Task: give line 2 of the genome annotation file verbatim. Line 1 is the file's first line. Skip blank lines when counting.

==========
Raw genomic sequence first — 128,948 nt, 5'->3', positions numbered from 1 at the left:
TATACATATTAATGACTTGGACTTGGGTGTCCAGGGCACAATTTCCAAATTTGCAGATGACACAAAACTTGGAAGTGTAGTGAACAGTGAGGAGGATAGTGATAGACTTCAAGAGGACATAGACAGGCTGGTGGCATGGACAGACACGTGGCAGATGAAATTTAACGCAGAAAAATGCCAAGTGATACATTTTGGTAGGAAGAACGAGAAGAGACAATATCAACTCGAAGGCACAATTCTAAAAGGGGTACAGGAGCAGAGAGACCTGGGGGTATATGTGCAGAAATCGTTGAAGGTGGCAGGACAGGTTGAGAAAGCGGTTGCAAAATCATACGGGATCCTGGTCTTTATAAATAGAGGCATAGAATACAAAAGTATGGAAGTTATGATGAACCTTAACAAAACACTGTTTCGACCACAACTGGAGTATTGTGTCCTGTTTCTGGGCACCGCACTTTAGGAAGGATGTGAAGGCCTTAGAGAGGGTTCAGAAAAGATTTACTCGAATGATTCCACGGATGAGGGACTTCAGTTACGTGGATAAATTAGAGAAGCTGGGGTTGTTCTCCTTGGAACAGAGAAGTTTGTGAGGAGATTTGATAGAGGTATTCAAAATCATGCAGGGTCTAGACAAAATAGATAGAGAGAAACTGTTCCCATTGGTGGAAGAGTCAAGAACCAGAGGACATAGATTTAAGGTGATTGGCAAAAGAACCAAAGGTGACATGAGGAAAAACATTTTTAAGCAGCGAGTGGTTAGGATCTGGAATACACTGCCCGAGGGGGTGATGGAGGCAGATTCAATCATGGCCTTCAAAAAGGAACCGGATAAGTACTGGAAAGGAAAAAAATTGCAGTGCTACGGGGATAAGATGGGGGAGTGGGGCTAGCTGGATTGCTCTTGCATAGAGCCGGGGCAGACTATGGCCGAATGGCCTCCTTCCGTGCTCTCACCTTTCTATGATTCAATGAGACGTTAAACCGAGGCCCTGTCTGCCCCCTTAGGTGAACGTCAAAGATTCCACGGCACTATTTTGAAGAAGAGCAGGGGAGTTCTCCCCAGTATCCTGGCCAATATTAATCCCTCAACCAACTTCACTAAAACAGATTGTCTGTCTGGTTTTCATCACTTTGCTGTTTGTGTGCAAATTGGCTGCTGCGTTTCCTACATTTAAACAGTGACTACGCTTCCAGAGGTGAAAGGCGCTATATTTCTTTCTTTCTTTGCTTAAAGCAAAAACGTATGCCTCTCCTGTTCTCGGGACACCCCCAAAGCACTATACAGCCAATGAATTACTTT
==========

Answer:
TATACATATTAATGACTTGGACTTGGGTGTCCAGGGCACAATTTCCAAATTTGCAGATGACACAAAACTTGGAAGTGTAGTGAACAGTGAGGAGGATAGTGATAGACTTCAAGAGGACATAGACAGGCTGGTGGCATGGACAGACACGTGGCAGATGAAATTTAACGCAGAAAAATGCCAAGTGATACATTTTGGTAGGAAGAACGAGAAGAGACAATATCAACTCGAAGGCACAATTCTAAAAGGGGTACAGGAGCAGAGAGACCTGGGGGTATATGTGCAGAAATCGTTGAAGGTGGCAGGACAGGTTGAGAAAGCGGTTGCAAAATCATACGGGATCCTGGTCTTTATAAATAGAGGCATAGAATACAAAAGTATGGAAGTTATGATGAACCTTAACAAAACACTGTTTCGACCACAACTGGAGTATTGTGTCCTGTTTCTGGGCACCGCACTTTAGGAAGGATGTGAAGGCCTTAGAGAGGGTTCAGAAAAGATTTACTCGAATGATTCCACGGATGAGGGACTTCAGTTACGTGGATAAATTAGAGAAGCTGGGGTTGTTCTCCTTGGAACAGAGAAGTTTGTGAGGAGATTTGATAGAGGTATTCAAAATCATGCAGGGTCTAGACAAAATAGATAGAGAGAAACTGTTCCCATTGGTGGAAGAGTCAAGAACCAGAGGACATAGATTTAAGGTGATTGGCAAAAGAACCAAAGGTGACATGAGGAAAAACATTTTTAAGCAGCGAGTGGTTAGGATCTGGAATACACTGCCCGAGGGGGTGATGGAGGCAGATTCAATCATGGCCTTCAAAAAGGAACCGGATAAGTACTGGAAAGGAAAAAAATTGCAGTGCTACGGGGATAAGATGGGGGAGTGGGGCTAGCTGGATTGCTCTTGCATAGAGCCGGGGCAGACTATGGCCGAATGGCCTCCTTCCGTGCTCTCACCTTTCTATGATTCAATGAGACGTTAAACCGAGGCCCTGTCTGCCCCCTTAGGTGAACGTCAAAGATTCCACGGCACTATTTTGAAGAAGAGCAGGGGAGTTCTCCCCAGTATCCTGGCCAATATTAATCCCTCAACCAACTTCACTAAAACAGATTGTCTGTCTGGTTTTCATCACTTTGCTGTTTGTGTGCAAATTGGCTGCTGCGTTTCCTACATTTAAACAGTGACTACGCTTCCAGAGGTGAAAGGCGCTATATTTCTTTCTTTCTTTGCTTAAAGCAAAAACGTATGCCTCTCCTGTTCTCGGGACACCCCCAAAGCACTATACAGCCAATGAATTACTTT